Sunday, May 15, 2016

The day the music died

"Never talk religion or politics." 

Sound rule of etiquette back in 1879, but Ms. Manners' great-great grandma neglected to add one more topic: music.  That may be because of the lack of radio, CDs, and massed produced music back then and she figured the review of the folk singer around the campfire couldn't possibly spark heated discussions.

Today, people are generally as passionate about their music as they are about religion and politics.  Naturally, I'll jump right in and declare music dead.  Not just rock-n-roll or country (real country - not the pop, hip hop, and rock styles labeled country now) or any of the other styles people slap a name on to separate their listening tastes from the formulaic mainstream of the same music.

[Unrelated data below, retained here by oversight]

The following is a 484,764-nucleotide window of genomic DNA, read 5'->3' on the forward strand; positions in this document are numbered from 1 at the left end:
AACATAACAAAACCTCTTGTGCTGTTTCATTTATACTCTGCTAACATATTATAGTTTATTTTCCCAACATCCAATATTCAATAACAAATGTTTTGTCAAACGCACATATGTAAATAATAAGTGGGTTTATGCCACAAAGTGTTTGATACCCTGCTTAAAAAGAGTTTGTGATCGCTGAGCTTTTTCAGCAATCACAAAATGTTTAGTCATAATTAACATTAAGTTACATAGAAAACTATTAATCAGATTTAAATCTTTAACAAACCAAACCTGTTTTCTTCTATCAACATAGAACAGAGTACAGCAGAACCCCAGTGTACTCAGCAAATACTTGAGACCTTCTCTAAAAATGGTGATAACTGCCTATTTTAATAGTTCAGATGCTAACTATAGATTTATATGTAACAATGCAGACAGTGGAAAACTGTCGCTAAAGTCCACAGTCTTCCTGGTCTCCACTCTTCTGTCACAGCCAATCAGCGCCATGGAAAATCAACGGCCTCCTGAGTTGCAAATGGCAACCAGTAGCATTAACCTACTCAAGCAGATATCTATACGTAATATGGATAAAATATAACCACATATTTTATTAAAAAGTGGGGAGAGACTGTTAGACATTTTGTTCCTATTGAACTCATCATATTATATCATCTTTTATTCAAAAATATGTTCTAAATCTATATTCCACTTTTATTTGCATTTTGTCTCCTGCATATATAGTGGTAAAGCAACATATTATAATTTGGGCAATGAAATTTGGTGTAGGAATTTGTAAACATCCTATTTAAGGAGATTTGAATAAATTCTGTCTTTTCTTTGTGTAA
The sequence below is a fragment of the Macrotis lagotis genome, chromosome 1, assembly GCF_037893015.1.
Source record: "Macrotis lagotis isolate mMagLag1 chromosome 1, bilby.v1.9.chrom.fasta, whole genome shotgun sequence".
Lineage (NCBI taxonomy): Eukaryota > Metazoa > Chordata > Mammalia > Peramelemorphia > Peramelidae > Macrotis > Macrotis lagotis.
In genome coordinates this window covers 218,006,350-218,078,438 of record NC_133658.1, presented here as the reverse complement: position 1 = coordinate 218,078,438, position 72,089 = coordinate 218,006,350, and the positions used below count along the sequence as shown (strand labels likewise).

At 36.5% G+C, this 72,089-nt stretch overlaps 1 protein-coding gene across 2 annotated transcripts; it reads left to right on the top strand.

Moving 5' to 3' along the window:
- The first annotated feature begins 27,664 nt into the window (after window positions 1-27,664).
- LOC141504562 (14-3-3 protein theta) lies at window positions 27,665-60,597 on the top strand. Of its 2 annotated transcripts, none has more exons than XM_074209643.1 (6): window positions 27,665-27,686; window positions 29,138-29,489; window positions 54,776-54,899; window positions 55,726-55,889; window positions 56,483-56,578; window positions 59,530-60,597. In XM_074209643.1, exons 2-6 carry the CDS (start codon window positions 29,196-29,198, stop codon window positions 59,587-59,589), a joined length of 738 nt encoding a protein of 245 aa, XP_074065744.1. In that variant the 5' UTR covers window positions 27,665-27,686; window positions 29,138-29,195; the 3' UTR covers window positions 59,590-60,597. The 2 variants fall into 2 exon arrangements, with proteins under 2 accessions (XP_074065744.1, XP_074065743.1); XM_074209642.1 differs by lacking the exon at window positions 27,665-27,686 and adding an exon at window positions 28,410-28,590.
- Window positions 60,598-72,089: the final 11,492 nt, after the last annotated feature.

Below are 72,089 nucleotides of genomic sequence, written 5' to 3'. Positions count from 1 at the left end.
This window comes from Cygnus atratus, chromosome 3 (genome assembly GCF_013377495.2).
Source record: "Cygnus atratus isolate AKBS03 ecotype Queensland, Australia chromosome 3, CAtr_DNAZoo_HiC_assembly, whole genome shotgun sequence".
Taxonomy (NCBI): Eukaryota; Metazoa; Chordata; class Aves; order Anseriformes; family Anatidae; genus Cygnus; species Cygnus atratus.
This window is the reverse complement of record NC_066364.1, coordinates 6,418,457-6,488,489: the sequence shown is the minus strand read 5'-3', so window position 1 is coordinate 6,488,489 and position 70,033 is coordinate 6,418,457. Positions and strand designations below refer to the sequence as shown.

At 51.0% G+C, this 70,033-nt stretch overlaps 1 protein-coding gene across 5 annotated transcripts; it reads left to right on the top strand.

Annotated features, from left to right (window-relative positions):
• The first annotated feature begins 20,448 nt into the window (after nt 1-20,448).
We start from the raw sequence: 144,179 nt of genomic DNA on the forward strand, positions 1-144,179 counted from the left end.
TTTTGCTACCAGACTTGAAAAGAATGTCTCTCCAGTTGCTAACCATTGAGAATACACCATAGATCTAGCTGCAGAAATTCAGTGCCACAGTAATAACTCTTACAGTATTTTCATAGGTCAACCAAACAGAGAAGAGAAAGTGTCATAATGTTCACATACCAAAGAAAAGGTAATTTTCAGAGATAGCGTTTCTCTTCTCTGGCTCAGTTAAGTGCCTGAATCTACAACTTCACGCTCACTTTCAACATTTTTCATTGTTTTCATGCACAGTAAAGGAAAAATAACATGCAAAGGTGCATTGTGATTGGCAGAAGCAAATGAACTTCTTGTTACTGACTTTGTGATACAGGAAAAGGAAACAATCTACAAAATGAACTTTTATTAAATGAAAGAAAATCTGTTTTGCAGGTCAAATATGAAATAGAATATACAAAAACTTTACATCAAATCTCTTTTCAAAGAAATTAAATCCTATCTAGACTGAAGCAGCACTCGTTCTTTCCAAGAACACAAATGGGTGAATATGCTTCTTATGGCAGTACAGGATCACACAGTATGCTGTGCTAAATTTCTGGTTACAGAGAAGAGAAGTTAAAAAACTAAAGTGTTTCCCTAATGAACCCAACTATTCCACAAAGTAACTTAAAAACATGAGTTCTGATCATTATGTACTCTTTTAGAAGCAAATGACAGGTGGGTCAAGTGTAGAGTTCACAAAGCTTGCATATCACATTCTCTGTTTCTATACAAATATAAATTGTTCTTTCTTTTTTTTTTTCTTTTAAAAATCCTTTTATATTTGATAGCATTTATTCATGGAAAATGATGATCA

All music is dead.  Some genres, like rap, were dead before they even started.

Before I continue on, you might want to know what sort of music background I possess that would qualify me to make such bold statements.  Let me answer that.  In short, none. 

I'm one of the billions of people around the globe who feel the music and dream big, but who eventually come to the realization that only a handful of people are truly musically talented.  The rest of us are doomed to perform vicariously through those few.

For me, the realization hit me back in high school.  Every Monday evening after school, I took guitar lessons at two bucks a pop, if I remember correctly.  I took them for about a year, maybe a little more.  I could read any sheet music and pluck out the notes on my guitar.  I could even strum chords at the appropriate places, which meant I learned how to play more than one note at the same time.

But I could never make the guitar sing.